Bulletin 14 - July 1981: Comments on Previous Bulletins

Comments on Previous Bulletins

by Tony Pittaway *

1) Some of the articles deal with the UAE's vegetation. Looking through these I have come to the conclusion that the best areas to look for butterflies would be rocky gorges with Capparis, areas of Acacia scrub and depressions containing Salvadora persica. This last plant, a close relative of Capparis, plays host to a great many butterfly larvae in Africa and Yemen.

2) Most people avoid collecting night flying insects for obvious reasons. While in Saudi Arabia I often spent nights in the desert and used a portable 'Heath type' UV moth trap which ran off the car's battery. This excellent apparatus is manufactured by Entech Services, 46 Mersey View, Liverpool, L22 6QB (Tel. 051 924 7412), and comes in two models: the better one has a photoelectric switch which turns it off at daybreak, thus saving the battery's power and allowing one to rise at ones leisure. (Cost: approx 35)

3) A further problem with most night insects is how to kill them. Most books recommend a cyanide bottle. In Saudi, I found the best method was to use an empty, washed, small peanut tin with a pop on lid (most supermarkets sell them). A half inch layer of plaster-of-paris was poured into this, allowed to dry over two days after which it was ready for use by putting a few drops of ethyl acetate or di-ethyl ether onto the plaster and closing the lid. By adding a few more drops just prior to putting an insect in, and leaving the beast for up to 15 minutes, the result was a most effective mini gas-chamber.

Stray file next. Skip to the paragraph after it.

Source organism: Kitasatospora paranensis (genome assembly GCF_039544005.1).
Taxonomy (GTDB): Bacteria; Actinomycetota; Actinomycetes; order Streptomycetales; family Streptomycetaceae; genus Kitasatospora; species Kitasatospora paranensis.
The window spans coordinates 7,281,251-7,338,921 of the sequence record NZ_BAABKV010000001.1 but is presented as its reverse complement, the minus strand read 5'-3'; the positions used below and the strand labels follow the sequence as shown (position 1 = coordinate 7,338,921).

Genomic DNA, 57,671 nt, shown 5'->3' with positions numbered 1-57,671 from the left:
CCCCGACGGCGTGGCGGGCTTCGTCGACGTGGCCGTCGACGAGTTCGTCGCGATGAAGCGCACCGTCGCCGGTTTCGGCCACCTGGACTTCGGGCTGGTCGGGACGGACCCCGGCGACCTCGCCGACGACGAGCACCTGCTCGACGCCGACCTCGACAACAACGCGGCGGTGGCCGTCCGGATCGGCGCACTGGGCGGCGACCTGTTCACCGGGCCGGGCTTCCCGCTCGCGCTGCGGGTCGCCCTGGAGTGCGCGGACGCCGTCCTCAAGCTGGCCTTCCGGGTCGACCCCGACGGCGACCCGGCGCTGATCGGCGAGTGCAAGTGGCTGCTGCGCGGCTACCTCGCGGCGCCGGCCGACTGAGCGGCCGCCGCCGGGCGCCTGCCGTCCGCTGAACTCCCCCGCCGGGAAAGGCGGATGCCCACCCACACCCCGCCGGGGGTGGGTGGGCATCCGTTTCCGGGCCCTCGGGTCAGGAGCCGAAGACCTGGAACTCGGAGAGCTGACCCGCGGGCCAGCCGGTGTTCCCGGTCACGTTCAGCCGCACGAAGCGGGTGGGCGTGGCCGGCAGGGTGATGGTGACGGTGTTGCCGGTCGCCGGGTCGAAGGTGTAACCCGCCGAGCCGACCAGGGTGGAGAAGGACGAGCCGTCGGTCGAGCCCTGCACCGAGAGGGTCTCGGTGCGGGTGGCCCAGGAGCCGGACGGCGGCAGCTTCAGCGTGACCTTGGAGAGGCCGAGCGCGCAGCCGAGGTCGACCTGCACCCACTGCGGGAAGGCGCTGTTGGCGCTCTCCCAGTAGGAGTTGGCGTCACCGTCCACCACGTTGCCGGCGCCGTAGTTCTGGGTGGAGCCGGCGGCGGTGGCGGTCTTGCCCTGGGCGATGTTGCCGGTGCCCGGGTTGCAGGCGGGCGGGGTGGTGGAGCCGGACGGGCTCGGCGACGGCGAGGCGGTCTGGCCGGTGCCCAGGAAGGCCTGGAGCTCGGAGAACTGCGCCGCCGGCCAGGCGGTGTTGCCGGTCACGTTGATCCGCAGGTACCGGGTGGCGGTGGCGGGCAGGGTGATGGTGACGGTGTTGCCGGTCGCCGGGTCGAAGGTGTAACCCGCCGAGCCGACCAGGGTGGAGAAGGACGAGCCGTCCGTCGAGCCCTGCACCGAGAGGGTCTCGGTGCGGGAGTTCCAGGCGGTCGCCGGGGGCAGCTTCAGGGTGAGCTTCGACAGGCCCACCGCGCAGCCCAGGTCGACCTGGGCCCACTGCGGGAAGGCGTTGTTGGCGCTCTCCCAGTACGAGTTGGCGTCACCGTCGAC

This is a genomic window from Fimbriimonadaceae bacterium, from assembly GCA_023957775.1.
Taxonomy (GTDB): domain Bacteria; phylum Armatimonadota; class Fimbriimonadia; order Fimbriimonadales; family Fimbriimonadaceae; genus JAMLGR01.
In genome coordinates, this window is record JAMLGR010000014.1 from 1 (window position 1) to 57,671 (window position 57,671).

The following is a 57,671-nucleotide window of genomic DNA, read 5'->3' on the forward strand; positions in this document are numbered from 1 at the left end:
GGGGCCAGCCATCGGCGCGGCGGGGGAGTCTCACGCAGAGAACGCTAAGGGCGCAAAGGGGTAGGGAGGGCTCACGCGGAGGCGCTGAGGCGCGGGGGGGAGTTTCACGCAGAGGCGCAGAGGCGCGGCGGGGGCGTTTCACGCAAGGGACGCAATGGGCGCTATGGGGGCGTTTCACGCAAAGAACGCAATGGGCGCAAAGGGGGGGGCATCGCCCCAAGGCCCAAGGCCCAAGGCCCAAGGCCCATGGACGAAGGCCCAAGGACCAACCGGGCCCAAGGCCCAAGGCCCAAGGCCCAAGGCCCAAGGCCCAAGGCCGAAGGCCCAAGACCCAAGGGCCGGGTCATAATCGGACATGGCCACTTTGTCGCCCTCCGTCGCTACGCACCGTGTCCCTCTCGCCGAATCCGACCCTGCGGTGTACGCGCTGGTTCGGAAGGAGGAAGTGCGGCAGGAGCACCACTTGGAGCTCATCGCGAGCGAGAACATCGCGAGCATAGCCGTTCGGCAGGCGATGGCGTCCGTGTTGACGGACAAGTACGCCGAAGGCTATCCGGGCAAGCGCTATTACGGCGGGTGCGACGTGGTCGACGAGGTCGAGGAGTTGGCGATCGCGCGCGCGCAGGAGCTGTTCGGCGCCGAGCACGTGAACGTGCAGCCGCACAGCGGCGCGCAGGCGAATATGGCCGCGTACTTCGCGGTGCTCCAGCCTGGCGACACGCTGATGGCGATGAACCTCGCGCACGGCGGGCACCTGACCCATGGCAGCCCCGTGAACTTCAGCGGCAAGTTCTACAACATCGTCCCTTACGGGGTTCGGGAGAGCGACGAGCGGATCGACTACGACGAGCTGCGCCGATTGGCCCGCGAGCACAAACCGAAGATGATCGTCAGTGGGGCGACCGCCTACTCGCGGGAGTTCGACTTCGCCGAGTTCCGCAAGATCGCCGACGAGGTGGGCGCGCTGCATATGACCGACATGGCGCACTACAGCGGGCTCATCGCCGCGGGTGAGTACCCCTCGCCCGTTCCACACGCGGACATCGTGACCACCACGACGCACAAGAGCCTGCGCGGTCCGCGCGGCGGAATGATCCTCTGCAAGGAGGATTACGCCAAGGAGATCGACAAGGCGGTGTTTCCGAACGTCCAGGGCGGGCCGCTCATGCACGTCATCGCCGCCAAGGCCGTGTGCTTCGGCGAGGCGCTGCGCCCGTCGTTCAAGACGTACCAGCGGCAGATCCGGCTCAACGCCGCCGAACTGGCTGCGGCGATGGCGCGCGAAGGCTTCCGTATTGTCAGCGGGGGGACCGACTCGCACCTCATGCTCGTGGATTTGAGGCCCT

4) One article mentions Ibex. At the London Zoo there is a magnificent adult of the very rare subspecies still found in eastern Oman and maybe the eastern UAE. It is said to have been found as a kid on the UAE/Saudi border by a Bedouin.

5) In Bulletin No.6 (Dec. 1978) it states that the Ring-necked Parakeet has become established as a breeding bird from escapees. This species is native to eastern Iraq and northern Iran. Every autumn flocks of up to 50 individuals appear at Qatif Oasis, Tarut Island, Al Khobar and Doha to depart again come spring. In recent years small numbers have stayed on during summer to breed because of the extensive plantings of suitable nesting and food trees. This may be what has happened in the UAE. (This parrot has also established itself in southern England, with large flocks in some areas).

6) The same Bulletin also mentions Cicada plebeia. In Qatar it is confined to Doha while being totally absent from eastern and central Saudi Arabia. Maybe it is a recent immigrant and is still extending its range.

* Imperial College Field Station, Silwood Park, Ascot, Berks, SLS 7PY.

Tony Pittaway is currently studying Butterflies and Dragonflies of Arabia for a forthcoming publication. A further article entitled "Butterflies and Hawkmoths of Qatar and Eastern Saudi Arabia II" by Tony will appear in Bulletin 15 in November.



  1. Archaeology - Rob Western (323705)
  2. Plants - Rob Western (323705)
  3. Insects - Diane Donohue (345047)
  4. Birds - Jenny Hollingsworth / Bish Brown (323844)
  5. Reptiles - Bish Brown (323844)
  6. Fish/Corals - Roger Brown (821456)
  7. Animal Traces - Martin Willmot (820854)


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